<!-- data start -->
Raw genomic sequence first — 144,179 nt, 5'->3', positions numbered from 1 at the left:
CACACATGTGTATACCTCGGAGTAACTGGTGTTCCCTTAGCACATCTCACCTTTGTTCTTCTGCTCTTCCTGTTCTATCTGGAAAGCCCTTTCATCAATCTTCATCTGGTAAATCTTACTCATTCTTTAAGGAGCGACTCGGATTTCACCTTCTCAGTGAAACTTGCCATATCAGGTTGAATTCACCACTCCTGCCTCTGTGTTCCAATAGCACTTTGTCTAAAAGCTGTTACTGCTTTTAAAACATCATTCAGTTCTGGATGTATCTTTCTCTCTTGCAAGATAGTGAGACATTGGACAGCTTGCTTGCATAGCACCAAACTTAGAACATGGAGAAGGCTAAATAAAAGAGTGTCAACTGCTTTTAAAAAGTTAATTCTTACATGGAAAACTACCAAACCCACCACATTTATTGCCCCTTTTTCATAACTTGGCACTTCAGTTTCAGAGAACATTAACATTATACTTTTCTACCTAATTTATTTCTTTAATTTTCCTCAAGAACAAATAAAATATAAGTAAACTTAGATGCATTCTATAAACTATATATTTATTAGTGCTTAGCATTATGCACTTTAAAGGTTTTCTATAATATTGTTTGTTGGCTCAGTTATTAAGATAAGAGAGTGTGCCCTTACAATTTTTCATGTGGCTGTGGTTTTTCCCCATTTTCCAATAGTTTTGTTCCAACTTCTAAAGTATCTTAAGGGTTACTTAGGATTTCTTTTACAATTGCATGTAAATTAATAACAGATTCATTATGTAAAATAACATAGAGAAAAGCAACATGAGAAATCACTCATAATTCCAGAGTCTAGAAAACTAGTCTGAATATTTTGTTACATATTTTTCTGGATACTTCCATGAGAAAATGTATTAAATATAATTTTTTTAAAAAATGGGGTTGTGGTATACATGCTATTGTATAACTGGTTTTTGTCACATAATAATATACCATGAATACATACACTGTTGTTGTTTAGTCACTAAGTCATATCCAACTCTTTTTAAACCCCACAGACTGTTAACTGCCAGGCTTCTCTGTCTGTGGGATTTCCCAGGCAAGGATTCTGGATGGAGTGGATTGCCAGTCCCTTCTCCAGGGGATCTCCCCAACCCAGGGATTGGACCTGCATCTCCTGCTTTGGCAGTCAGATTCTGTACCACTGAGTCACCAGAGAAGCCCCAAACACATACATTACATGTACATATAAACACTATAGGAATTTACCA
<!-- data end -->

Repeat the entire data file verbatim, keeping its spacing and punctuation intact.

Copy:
Raw genomic sequence first — 144,179 nt, 5'->3', positions numbered from 1 at the left:
CACACATGTGTATACCTCGGAGTAACTGGTGTTCCCTTAGCACATCTCACCTTTGTTCTTCTGCTCTTCCTGTTCTATCTGGAAAGCCCTTTCATCAATCTTCATCTGGTAAATCTTACTCATTCTTTAAGGAGCGACTCGGATTTCACCTTCTCAGTGAAACTTGCCATATCAGGTTGAATTCACCACTCCTGCCTCTGTGTTCCAATAGCACTTTGTCTAAAAGCTGTTACTGCTTTTAAAACATCATTCAGTTCTGGATGTATCTTTCTCTCTTGCAAGATAGTGAGACATTGGACAGCTTGCTTGCATAGCACCAAACTTAGAACATGGAGAAGGCTAAATAAAAGAGTGTCAACTGCTTTTAAAAAGTTAATTCTTACATGGAAAACTACCAAACCCACCACATTTATTGCCCCTTTTTCATAACTTGGCACTTCAGTTTCAGAGAACATTAACATTATACTTTTCTACCTAATTTATTTCTTTAATTTTCCTCAAGAACAAATAAAATATAAGTAAACTTAGATGCATTCTATAAACTATATATTTATTAGTGCTTAGCATTATGCACTTTAAAGGTTTTCTATAATATTGTTTGTTGGCTCAGTTATTAAGATAAGAGAGTGTGCCCTTACAATTTTTCATGTGGCTGTGGTTTTTCCCCATTTTCCAATAGTTTTGTTCCAACTTCTAAAGTATCTTAAGGGTTACTTAGGATTTCTTTTACAATTGCATGTAAATTAATAACAGATTCATTATGTAAAATAACATAGAGAAAAGCAACATGAGAAATCACTCATAATTCCAGAGTCTAGAAAACTAGTCTGAATATTTTGTTACATATTTTTCTGGATACTTCCATGAGAAAATGTATTAAATATAATTTTTTTAAAAAATGGGGTTGTGGTATACATGCTATTGTATAACTGGTTTTTGTCACATAATAATATACCATGAATACATACACTGTTGTTGTTTAGTCACTAAGTCATATCCAACTCTTTTTAAACCCCACAGACTGTTAACTGCCAGGCTTCTCTGTCTGTGGGATTTCCCAGGCAAGGATTCTGGATGGAGTGGATTGCCAGTCCCTTCTCCAGGGGATCTCCCCAACCCAGGGATTGGACCTGCATCTCCTGCTTTGGCAGTCAGATTCTGTACCACTGAGTCACCAGAGAAGCCCCAAACACATACATTACATGTACATATAAACACTATAGGAATTTACCA